Most businesses are not owned or run by the manager-type personality. This person’s job is to get it done today. He/she is a pragmatic, no-nonsense individual who maintains order and systems at any cost. The manager usually looks and acts like the bookkeeper, internal chief financial officer or accountant and seeks problems. The manager cleans up after the technician and tries to convince the entrepreneur that things are okay as they were. This area is usually the weakest link in the business chain, as many companies suffer from the lack of adequate and/or professional management. This link is usually last to be hired, as the entrepreneur feels that they have it under control anyway.

    The last personality type is the salesperson. Without someone doing the marketing, sales and order generation, the technician would have nothing to work on or for. The entrepreneur would not be able to look ahead if there is no business to improve or foundation to build on. The manager would have nothing to manage were there not new customers, clients, patients or repeat business. So it is up to the sales/marketing personality to be the hunter and energy of the business. All types of business rely on someone to make this happen. Be it new orders, new markets, services and/or products, the sales personality is the dynamite’s fuse, the flashlight’s batteries or the water in the pipe.

    Unless the business is reasonably well-staffed and has been around for a while, there are probably overlaps in job functions and personality types. Often, existing staff will be pushed to work on tasks or in areas where they do not have experience or training.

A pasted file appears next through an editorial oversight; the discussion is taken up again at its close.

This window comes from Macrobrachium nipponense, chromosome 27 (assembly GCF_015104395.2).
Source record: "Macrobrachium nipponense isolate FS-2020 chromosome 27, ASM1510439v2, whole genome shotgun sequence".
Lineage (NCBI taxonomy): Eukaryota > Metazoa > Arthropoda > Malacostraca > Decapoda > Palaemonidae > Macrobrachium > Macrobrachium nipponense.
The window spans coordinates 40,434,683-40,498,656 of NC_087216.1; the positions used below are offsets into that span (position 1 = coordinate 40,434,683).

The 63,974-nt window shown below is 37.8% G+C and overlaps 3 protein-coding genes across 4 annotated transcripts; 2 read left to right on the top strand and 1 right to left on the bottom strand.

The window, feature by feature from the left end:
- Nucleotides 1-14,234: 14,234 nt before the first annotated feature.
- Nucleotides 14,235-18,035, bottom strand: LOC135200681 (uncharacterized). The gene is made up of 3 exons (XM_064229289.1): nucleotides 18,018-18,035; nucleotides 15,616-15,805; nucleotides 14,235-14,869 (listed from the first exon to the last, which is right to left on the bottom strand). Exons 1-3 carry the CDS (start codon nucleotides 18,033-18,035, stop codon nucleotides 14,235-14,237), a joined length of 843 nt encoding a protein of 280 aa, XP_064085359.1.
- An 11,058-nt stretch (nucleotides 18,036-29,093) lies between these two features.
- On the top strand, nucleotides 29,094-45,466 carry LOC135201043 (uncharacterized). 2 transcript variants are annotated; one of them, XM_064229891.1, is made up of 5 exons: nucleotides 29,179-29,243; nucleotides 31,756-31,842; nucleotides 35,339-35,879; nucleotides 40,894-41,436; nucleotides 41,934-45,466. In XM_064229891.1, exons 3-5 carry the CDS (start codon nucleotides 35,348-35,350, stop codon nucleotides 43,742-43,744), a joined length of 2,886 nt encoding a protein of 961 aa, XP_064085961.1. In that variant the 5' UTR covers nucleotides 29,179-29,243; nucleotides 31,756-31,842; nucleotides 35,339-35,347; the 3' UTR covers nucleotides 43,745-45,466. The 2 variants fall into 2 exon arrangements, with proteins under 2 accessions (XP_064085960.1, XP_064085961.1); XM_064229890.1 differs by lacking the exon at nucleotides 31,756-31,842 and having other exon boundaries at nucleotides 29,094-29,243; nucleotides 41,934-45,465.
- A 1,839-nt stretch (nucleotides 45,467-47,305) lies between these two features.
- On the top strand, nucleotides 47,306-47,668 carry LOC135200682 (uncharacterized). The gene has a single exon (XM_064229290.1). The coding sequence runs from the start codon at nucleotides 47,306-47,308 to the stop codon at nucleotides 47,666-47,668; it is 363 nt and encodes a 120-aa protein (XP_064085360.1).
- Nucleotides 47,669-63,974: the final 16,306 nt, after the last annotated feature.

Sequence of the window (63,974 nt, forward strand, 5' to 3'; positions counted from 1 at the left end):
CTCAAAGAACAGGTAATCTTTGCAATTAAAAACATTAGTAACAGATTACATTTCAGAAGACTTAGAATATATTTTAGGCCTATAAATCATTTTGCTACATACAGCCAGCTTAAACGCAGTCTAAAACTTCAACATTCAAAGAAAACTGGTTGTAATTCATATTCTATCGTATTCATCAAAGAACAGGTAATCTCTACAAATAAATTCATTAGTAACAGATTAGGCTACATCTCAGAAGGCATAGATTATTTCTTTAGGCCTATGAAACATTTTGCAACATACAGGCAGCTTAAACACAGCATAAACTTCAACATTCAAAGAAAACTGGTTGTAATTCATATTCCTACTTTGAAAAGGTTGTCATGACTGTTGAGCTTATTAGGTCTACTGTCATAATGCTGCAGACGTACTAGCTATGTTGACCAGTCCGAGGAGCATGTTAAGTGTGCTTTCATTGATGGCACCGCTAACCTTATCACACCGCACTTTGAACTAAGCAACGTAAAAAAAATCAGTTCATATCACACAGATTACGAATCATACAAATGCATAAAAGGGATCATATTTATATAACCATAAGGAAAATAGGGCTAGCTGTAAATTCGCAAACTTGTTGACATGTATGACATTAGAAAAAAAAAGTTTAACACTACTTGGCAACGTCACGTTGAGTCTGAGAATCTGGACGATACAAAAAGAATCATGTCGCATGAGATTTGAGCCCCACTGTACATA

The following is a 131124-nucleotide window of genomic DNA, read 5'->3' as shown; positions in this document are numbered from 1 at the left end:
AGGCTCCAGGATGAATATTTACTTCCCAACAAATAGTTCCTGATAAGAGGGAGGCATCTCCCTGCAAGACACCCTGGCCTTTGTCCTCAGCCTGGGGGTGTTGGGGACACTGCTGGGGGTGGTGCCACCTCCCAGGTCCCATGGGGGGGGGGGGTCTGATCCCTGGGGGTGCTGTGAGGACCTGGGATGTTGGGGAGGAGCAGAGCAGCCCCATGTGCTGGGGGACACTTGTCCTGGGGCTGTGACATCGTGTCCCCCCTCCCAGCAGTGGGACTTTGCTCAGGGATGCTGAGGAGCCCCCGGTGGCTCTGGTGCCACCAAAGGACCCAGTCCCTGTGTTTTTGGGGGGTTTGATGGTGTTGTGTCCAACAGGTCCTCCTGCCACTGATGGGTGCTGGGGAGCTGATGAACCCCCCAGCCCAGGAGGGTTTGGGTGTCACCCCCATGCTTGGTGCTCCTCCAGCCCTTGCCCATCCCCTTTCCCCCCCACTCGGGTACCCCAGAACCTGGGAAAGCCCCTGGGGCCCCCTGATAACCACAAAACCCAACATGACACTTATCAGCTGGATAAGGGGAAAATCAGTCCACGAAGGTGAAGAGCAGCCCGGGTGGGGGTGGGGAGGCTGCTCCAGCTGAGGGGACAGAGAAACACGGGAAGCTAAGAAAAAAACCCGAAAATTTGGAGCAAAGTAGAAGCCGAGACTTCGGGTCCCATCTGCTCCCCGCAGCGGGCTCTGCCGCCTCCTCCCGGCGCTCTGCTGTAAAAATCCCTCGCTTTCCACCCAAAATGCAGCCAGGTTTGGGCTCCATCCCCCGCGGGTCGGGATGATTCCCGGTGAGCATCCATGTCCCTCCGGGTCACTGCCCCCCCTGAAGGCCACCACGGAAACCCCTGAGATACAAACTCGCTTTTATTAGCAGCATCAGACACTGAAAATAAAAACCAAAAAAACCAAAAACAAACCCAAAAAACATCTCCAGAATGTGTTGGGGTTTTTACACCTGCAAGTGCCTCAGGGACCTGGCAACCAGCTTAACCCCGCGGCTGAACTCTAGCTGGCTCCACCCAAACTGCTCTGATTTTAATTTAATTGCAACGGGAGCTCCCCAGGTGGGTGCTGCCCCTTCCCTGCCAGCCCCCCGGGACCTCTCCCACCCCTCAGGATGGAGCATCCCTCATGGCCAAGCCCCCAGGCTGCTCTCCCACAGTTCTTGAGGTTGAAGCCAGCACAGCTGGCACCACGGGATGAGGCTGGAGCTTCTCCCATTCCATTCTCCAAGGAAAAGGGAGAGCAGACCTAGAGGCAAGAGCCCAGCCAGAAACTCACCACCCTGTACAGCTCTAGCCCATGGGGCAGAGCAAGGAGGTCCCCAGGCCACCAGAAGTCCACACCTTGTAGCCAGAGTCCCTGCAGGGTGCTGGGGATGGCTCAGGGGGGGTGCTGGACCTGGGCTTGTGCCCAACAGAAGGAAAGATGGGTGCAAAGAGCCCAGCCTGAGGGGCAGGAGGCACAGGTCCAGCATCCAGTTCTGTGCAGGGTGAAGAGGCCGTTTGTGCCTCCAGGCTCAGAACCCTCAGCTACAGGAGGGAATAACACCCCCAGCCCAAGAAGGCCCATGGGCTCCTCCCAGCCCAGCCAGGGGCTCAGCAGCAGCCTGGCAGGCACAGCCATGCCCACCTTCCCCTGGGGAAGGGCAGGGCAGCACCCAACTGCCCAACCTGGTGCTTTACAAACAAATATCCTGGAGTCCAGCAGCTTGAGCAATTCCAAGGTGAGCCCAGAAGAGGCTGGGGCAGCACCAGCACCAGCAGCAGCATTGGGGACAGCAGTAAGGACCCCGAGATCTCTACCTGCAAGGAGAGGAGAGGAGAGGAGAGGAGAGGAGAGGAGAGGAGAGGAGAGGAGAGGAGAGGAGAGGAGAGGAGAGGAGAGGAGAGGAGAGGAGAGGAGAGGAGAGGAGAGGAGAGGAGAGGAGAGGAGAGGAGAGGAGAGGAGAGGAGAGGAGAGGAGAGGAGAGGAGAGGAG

Ask yourself where you fit in these four types. Does your firm have a capable personality in each category? Which type do you lack and what can be done to remedy this? If you do not change directions by obtaining the necessary resources to succeed, you will get where you are going. Is that where you will want to be?

    Continue reading the full-version PDF

  2. Background: There are numerous areas that every business owner needs to focus on to survive. The first is having a product or service that can be marketed and sold. The second is to utilize labor, management and capital in an efficient manner...

  3. Concerns: Here is a list of legitimate problem areas that most small- to medium-sized, non-public companies need to review, a few of which may become new areas of interest for some senior executives/owners...